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How to Make a Bottle Tree Out of Rebar

By Mindy McIntosh-Shetter
Use a measuring tape to mark the positions where branches will go.

Bottle trees have a vivid past that intertwines cultures and beliefs from Africa and the southern United States. The original purpose of bottle trees was to capture evil spirits inside the glass. Today, bottle trees are viewed more as landscape art than spirit traps. A bottle tree must have a trunk, which can be a fence post or a dead tree. Branches of the bottle tree can be made from branches left on the tree or made from a material such as rebar. Regardless of what the branches are made of, make sure they are strong enough to hold the weight of the bottles.

Select a 6-foot-tall dead tree in the yard as the trunk for the bottle tree.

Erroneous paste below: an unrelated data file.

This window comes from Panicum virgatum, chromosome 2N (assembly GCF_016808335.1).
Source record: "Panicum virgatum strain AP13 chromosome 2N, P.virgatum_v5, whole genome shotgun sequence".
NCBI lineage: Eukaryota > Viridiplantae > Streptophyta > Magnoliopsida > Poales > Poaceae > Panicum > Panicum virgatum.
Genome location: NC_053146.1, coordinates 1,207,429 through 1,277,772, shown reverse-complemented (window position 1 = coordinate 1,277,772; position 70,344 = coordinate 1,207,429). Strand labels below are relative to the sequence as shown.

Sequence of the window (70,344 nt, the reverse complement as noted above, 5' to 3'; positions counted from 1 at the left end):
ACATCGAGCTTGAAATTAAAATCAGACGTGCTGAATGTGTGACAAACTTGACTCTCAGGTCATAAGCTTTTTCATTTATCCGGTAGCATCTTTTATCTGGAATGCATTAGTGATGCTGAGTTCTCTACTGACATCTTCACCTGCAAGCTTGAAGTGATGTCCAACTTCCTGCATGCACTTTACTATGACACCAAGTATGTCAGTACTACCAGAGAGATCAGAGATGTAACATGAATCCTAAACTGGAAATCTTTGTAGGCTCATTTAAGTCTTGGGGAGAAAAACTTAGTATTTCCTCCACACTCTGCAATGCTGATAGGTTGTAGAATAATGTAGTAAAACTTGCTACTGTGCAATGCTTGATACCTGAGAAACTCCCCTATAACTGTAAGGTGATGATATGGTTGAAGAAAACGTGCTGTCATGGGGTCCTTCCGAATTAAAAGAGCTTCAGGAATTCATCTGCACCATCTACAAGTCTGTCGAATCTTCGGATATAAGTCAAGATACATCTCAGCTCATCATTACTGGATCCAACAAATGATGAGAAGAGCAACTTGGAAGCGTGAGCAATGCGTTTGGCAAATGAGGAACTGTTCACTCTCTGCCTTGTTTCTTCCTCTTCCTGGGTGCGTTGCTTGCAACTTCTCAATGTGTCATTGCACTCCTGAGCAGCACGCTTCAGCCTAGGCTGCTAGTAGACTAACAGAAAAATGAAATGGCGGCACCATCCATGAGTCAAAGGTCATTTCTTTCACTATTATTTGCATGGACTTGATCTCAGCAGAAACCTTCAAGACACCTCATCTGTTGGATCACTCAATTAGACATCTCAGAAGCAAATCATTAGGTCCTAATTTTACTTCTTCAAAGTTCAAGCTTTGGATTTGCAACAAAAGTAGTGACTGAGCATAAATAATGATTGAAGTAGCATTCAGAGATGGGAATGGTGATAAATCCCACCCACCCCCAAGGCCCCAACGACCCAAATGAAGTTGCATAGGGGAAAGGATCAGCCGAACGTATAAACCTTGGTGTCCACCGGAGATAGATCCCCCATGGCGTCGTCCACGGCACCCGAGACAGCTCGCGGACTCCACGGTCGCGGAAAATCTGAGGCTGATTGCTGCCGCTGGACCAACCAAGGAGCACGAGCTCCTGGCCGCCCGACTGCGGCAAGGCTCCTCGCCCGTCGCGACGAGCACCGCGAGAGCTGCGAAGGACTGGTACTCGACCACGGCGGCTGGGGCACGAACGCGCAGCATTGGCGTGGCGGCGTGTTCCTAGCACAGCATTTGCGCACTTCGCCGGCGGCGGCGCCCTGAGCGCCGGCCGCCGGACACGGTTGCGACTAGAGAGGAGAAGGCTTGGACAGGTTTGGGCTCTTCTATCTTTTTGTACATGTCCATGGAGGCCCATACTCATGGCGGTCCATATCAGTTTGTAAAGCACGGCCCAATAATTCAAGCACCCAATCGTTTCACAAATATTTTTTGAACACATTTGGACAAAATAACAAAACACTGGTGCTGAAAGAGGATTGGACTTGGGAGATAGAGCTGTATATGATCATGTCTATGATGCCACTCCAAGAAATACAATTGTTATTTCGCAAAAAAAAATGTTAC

Remove all of the branches using a chainsaw and pruning shears. Drill one 7/16-inch hole 2 inches deep in the top of the tree.

Starting on the north side of the tree, drill nine holes 8 inches apart and 2 inches deep, at a 45-degree angle going up the tree.

Continue to drill holes on the other sides of the tree. When completed, push rebar into each hole.

Slide wine bottles over each rebar branch in your chosen pattern.


Things You Will Need

  • 6-foot dead tree
  • Chainsaw
  • Pruning shears
  • Drill with 7/16-inch drill bit
  • Measuring tape
  • 36 pieces of 15-inch rebar, 3/8-inch diameter


  • Use bottles in different colors for an informal look, or choose bottles in the same color for a more formal display.
  • Different types of bottles can be used for this tree. Examples of bottle types include beer bottles, vinegar bottles, colored water bottles and perfume bottles.
  • For a more natural look, use rebar in different sizes and lengths. This will allow different types of bottles to be displayed on the same tree.

About the Author


Mindy McIntosh-Shetter has been writing since 2010. Her work appears on various websites and blogs. Her educational background includes a Bachelor of Science in agriculture education with minors in biology and natural resources from Purdue University. She is pursuing a master's degree in environmental education and urban planning from the University of Louisville.